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FoundationDB client for Elixir

## Status

API is in alpha state and backward incompatible changes may be
introduced in subsequent versions.

## Implementation Details

As there is no documented stable [wire
the only practical option is to use the [C
API]( NIF has some
major [downsides](

* pre-emptive scheduling

The FoundationDB C API uses event loop architecture. Nearly all the
API functions are non blocking — blocking API functions are not used
by FDB. The event loop runs on a seperate thread and the communication
is done via callback functions. The callback function when invoked
will send a message to Process. This architecture makes sure the NIF
functions return immediatly and gives the control back to VM

* memory protection

This mostly comes down to careful coding. Currenly I am running the
tests under valgrind locally. With some effort it could be integrated
in travis. FDB also runs the [bindings
(used to test other language bindings) in travis CI.

* concurrency

The FoundationDB C API functions are thread safe except for the
network intialization part. NIF implementation tries to avoid
concurrency problems by not mutating the values once created.

> Program testing can be used to show the presence of bugs, but never
> to show their absence!
> **Edsger W. Dijkstra**

It's still possible that there are bugs in C API or the NIF
implementation, which could lead to VM crash.

## API Design

It's recommended to read the [Developer
Guide]( and
Modeling]( to
get a good understanding of FoundationDB. Most of the ideas apply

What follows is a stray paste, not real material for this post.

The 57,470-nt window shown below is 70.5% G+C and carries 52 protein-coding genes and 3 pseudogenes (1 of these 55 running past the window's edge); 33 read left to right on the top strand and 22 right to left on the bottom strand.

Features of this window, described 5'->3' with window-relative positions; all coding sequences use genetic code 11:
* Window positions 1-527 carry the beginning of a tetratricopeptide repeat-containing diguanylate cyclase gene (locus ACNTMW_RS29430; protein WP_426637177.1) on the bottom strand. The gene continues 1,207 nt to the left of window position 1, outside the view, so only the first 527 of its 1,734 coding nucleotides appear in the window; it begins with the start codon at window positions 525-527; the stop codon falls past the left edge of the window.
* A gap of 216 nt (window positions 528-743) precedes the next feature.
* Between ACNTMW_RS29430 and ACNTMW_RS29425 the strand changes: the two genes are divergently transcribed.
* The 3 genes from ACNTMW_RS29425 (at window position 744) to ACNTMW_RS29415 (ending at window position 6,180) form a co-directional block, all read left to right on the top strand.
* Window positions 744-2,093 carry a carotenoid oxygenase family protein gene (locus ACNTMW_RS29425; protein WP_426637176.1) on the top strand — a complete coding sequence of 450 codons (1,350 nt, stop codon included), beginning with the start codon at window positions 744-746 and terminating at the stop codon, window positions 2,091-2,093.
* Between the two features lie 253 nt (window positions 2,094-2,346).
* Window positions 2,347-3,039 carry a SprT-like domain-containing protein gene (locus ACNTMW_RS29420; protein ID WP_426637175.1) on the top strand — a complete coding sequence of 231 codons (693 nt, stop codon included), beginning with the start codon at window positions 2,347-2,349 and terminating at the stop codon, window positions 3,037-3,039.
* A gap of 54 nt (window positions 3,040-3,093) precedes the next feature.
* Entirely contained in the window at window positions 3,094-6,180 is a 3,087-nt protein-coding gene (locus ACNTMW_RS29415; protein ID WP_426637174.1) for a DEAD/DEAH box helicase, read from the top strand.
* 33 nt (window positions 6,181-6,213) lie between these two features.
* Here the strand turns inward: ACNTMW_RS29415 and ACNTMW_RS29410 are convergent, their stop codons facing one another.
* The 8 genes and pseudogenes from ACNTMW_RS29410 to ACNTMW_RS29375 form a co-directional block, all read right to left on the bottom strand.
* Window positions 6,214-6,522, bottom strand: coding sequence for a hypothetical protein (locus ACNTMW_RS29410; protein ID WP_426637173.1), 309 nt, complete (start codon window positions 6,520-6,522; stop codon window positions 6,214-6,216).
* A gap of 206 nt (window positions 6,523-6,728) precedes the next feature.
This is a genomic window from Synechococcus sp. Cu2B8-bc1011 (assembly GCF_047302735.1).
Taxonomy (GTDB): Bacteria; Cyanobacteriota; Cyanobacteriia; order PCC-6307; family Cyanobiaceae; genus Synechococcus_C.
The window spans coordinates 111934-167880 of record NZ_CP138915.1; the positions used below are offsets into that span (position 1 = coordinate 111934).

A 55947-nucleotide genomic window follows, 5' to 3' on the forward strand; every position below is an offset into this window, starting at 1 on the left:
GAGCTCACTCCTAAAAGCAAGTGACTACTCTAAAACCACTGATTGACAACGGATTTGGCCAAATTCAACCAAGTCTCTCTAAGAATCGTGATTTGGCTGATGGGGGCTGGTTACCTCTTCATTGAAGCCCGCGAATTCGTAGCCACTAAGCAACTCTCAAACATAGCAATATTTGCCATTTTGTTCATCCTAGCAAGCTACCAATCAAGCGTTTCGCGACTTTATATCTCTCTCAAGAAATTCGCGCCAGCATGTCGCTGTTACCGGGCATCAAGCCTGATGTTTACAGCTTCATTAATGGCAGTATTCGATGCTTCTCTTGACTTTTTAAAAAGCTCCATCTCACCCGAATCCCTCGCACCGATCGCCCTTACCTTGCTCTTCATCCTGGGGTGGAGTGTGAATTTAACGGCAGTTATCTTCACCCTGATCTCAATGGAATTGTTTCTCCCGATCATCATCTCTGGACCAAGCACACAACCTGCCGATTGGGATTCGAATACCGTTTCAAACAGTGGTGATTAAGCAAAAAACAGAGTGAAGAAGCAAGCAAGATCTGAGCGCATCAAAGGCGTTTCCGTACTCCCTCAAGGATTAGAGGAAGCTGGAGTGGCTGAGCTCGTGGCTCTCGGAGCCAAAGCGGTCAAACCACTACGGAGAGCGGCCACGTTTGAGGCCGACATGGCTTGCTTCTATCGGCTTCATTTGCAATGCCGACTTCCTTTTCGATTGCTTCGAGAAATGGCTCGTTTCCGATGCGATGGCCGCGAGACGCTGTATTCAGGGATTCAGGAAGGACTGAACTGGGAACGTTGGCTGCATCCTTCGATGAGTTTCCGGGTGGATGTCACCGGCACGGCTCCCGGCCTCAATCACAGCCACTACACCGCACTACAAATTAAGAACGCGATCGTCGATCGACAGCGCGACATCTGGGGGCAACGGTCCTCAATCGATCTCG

across all the language bindings.

### Async

Most of the operations in FDB are async in nature. FDB provides two
kinds of api

* a sync api that will block the calling process till the operation is
  done. In case of failure an exception will be raised.

* an async api that will return `t:FDB.Future.t/0` immediatly. The caller can
  later use `FDB.Future.await/1` to resolve the value, which will
  block till the operation is done or will raise an exception in case
  of failure.

The async api ends with `_q`, for example `FDB.Transaction.get/2` is
the sync version and `FDB.Transaction.get_q/2` is the async version of the same function.

### Error Handling

FoundationDB uses optimistic concurrency. When a transaction is
committed, it could get cancelled if there are other conflicting
transactions. The common idiom is to retry the cancelled transaction
till it succeeds. `FDB.Database.transact/2` function automatically
rescues and retries if the error is retriable. For this reason, the
api is designed to raise exception instead of returning `{:error,

## Installation

FDB depends on FoundationDB [client
to be installed. The version of the client binary should be `>=` FDB
library version — patch and build part in the version can be
ignored. For example, if you want to use

{:fdb, "5.1.7-0"}

then you must have client binary `>= 5.1`. Only patch versions are
guaranteed to be protocol compatible.

### Additional Steps on Windows

To compile the library in Windows you must have the Visual C++ Tools installed or VS 2017, if you don't use it probably you'll get a message telling you that `nmake` isn't installed.